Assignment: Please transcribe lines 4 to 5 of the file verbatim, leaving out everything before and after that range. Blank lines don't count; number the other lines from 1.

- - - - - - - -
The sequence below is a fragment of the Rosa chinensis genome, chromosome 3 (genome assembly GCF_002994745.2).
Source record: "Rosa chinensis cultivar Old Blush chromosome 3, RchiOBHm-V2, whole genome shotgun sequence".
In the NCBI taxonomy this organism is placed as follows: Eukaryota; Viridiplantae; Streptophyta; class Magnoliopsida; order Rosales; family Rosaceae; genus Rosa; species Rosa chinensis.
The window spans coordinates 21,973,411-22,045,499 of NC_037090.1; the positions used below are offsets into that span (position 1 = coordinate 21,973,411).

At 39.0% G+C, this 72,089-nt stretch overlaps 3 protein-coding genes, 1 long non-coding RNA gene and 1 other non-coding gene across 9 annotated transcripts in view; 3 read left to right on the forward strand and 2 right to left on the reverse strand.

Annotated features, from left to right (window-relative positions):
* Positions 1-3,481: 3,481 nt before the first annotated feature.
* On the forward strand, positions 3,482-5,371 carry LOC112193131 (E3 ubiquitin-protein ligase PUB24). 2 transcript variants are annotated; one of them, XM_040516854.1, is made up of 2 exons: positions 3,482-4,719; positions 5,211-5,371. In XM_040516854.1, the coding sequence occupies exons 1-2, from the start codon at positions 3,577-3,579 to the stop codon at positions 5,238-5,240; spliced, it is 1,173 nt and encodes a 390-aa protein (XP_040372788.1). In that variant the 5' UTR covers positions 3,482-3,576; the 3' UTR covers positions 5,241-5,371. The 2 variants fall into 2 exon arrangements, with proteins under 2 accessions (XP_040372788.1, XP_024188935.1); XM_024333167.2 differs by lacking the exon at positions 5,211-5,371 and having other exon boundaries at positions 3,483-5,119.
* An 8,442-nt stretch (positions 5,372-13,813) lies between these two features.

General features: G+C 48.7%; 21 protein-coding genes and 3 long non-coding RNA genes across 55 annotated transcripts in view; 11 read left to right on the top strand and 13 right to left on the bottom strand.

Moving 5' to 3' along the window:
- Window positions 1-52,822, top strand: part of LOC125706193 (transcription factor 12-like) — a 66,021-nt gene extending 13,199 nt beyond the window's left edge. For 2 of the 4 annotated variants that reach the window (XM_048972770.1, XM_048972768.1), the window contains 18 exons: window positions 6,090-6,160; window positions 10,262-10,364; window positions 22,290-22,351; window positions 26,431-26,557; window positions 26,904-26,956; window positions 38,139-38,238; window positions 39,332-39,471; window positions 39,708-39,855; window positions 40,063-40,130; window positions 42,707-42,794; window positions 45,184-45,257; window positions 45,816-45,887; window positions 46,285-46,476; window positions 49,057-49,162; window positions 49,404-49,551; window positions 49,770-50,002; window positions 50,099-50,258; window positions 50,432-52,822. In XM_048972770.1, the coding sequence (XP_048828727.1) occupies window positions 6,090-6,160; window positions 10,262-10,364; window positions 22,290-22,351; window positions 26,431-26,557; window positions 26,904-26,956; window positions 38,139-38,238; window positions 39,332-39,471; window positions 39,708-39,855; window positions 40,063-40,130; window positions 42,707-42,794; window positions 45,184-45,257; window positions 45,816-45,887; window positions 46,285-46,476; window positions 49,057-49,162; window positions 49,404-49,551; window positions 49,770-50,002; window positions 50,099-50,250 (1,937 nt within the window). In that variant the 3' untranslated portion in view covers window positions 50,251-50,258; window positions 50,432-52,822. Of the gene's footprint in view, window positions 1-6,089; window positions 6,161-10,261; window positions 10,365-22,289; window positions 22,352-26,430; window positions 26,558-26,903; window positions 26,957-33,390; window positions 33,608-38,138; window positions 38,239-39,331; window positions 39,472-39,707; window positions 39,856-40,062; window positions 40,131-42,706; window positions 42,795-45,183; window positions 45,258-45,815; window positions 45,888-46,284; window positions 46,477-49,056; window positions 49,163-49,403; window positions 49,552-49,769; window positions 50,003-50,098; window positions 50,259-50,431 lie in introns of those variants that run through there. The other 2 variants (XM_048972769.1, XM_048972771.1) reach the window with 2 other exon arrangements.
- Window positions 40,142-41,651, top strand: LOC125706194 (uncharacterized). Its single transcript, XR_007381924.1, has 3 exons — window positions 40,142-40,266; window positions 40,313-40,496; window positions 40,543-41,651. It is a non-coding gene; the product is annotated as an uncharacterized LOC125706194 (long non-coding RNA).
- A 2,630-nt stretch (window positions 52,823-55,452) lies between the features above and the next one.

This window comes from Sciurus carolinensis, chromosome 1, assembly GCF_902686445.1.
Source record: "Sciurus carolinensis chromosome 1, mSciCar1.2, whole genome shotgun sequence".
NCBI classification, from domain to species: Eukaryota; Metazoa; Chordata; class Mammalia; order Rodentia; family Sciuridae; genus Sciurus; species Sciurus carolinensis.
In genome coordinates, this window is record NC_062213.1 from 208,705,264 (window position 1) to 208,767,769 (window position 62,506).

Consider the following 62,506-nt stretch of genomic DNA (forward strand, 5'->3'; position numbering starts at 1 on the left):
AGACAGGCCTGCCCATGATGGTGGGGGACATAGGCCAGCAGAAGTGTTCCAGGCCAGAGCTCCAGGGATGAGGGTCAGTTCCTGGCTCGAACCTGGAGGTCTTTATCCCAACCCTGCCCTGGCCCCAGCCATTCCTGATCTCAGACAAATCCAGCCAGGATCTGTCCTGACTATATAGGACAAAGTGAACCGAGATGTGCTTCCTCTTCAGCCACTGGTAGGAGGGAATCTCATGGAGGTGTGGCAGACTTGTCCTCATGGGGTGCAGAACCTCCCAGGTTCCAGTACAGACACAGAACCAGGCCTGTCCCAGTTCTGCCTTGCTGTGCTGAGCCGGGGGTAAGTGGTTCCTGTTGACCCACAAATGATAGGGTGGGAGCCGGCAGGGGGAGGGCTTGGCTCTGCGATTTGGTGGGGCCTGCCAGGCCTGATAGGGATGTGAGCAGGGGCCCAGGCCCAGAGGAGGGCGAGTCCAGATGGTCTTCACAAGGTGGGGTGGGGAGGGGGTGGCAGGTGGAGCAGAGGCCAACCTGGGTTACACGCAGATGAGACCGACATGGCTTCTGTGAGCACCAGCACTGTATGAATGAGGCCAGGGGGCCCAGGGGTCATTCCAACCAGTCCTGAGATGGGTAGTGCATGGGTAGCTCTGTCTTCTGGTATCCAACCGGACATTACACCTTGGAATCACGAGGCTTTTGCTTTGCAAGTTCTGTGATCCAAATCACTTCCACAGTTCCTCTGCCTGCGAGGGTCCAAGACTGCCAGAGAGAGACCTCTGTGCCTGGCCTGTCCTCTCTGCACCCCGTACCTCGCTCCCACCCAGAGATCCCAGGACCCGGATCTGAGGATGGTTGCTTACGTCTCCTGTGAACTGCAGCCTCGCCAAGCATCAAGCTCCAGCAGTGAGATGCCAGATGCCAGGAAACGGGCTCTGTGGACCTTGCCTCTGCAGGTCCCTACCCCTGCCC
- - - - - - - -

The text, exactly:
The window spans coordinates 21,973,411-22,045,499 of NC_037090.1; the positions used below are offsets into that span (position 1 = coordinate 21,973,411).

At 39.0% G+C, this 72,089-nt stretch overlaps 3 protein-coding genes, 1 long non-coding RNA gene and 1 other non-coding gene across 9 annotated transcripts in view; 3 read left to right on the forward strand and 2 right to left on the reverse strand.